Guidance on calculating leave entitlements for part-time interns in Singapore. This information can be useful for HR practitioners who are unsure of how to calculate leave entitlements for part-time interns in compliance with Singapore’s Employment Act.
Dear HR Community
I realised there has been a recent trend in part-time interns and I’m having some difficulty in calculating their leave entitlements.
Based on MOM, those under a contract of service are under Employment Act and if they work 3 months and more, they are entitled to leave.
However, I have an intern who is working part-time (2 days/week) for 1 month 25 days, taking a 1-week break, then continuing as a full-time intern (5 days/week) for 2 months 28 days.
Does this count as working for 4 months altogether? I’m really unsure how I should calculate their AL, SL, and HL.
Currently in the fintech space. Would appreciate any help/opinion as I’m fresh in my career as well. Thanks in advance! Sandra
Reply by HRAI Chat
As per the Employment Act in Singapore, employees who work for three months or more are entitled to leave. However, for part-time interns like the one you have mentioned, the calculation of leave entitlements can be a bit tricky.
In your case, the intern has worked part-time for 1 month 25 days, taking a 1-week break, and then continued as a full-time intern for 2 months 28 days. To calculate the intern’s total length of service, you should add the total number of days worked, which is 85 days.
According to MOM, part-time employees are entitled to leave pro-rated to their number of hours worked. Assuming that the intern works 8 hours per day, the total number of hours worked is 680 hours.
For annual leave, the formula to calculate the entitlement is:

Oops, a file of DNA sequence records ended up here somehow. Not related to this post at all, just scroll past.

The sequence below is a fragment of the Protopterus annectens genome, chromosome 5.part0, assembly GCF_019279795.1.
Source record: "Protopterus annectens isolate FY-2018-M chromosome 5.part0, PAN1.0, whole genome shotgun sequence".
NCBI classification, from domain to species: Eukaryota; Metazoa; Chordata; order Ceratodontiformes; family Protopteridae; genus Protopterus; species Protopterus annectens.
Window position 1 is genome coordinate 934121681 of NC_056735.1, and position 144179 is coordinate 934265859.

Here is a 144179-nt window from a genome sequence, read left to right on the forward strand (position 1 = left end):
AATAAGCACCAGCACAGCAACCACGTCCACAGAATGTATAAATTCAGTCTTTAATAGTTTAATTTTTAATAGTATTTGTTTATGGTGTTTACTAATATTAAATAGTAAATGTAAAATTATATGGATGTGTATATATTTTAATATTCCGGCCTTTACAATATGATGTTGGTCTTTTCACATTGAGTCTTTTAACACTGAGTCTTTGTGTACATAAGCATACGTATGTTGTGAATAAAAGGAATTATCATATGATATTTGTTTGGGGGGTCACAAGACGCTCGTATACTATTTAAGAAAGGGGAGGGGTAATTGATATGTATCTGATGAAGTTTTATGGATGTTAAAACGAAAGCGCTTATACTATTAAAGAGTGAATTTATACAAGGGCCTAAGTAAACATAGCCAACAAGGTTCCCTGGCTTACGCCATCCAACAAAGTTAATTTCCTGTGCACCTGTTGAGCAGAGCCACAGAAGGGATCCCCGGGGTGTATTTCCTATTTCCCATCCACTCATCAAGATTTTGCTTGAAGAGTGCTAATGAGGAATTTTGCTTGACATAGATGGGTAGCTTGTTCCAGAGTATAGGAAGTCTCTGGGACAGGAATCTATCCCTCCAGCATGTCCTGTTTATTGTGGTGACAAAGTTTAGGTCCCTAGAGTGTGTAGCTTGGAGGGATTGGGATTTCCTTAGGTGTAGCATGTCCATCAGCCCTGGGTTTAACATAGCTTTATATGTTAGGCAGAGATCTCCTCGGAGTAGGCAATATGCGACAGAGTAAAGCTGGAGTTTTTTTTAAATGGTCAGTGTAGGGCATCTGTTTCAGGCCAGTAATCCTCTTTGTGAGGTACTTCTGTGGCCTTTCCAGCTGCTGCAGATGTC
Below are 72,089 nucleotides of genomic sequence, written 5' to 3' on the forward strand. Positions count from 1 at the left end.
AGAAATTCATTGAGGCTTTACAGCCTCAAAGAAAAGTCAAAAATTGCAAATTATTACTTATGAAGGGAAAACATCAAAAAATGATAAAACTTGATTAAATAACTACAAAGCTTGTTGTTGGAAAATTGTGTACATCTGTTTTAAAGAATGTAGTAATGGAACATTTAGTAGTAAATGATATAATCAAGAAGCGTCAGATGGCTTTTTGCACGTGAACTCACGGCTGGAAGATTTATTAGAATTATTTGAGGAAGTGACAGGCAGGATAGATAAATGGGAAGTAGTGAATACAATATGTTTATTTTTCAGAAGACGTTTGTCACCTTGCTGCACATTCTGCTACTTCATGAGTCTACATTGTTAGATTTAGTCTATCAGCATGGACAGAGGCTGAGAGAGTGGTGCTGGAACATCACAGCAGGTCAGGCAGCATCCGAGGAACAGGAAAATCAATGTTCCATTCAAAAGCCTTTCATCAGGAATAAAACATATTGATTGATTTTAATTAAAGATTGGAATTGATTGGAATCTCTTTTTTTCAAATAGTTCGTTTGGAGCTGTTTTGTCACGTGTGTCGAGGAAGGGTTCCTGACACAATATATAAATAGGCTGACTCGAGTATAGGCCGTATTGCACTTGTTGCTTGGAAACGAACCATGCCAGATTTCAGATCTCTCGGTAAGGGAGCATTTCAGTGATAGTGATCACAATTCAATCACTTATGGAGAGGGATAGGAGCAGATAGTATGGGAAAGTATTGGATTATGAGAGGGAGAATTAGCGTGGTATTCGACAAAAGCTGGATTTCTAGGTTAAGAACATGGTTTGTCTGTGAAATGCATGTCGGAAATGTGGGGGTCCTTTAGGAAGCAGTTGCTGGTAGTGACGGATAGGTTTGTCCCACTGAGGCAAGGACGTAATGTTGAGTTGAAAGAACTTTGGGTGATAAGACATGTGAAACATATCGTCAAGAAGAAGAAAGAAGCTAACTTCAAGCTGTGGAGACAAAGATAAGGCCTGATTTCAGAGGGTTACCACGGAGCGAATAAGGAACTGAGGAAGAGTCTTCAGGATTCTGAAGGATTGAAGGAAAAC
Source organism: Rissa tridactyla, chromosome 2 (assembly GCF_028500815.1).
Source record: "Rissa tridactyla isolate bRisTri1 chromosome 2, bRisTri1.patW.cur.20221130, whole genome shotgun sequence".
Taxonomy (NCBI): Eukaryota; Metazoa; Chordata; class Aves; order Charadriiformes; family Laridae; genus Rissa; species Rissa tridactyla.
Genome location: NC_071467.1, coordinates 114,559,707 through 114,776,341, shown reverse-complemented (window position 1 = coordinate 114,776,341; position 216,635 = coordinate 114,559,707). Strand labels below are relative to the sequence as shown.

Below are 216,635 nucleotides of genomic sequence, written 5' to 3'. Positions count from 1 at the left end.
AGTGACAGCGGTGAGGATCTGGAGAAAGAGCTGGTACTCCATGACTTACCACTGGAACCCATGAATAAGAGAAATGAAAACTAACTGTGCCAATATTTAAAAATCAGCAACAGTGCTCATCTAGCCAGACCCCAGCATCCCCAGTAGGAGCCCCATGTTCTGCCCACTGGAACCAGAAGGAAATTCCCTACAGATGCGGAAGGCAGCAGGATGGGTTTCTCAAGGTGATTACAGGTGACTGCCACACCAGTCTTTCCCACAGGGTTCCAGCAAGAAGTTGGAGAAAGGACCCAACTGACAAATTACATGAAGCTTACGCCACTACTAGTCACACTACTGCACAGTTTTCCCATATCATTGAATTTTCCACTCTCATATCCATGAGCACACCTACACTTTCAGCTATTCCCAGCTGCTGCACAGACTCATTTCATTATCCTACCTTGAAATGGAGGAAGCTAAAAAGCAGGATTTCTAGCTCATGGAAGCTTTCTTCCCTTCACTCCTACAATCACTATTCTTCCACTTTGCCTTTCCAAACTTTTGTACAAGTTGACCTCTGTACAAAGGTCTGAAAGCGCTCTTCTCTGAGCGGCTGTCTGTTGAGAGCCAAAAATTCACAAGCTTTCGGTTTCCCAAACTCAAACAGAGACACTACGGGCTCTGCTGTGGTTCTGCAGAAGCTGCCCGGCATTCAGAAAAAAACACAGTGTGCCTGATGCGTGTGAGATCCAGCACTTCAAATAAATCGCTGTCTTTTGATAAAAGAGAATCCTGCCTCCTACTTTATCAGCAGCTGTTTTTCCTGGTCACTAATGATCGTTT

Total number of annual leave days = (Number of days worked ÷ 12 months) x 7 days
Using this formula, the intern would be entitled to 4.9 days of annual leave. Since you cannot take half-day leave, you can round it up to 5 days.
As for sick leave, part-time employees are entitled to 5 days of sick leave per year, pro-rated to their number of hours worked. In this case, the intern would be entitled to 0.7 days of sick leave.
For hospitalisation leave, part-time employees are entitled to 15 days of hospitalisation leave per year, pro-rated to their number of hours worked. In this case, the intern would be entitled to 2.1 days of hospitalization leave.
It is important to note that the calculation of leave entitlements for part-time interns may vary depending on the terms of their contract and the company’s policies.
Benefits of Hiring Interns in Singapore
Hiring interns in Singapore can bring a range of benefits to businesses, including:
Fresh perspectives: Interns can bring fresh perspectives to your business, as they are typically young and have a different way of thinking. This can help your business to stay current and innovative.
Cost-effective: Hiring interns is a cost-effective way to get additional help for your business without committing to a long-term employment contract. This can be especially useful for small businesses that have limited resources.
Recruitment potential: Internships can be a great way to identify potential employees for your business. By giving interns a chance to work with your company, you can evaluate their skills and potential for future employment.
Increased productivity: Interns can help to increase your business’s productivity by taking on tasks that may be time-consuming or low-priority for your full-time staff.
Enhanced diversity: By hiring interns from a variety of backgrounds and cultures, your business can benefit from a diverse range of perspectives and ideas.
Skill development: Interns can develop new skills through their work with your business, which can help them in their future career pursuits. This can also help to create a more skilled workforce overall.
Overall, hiring interns can be a valuable investment for businesses in Singapore, providing a range of benefits that can help to improve productivity, innovation, and overall success.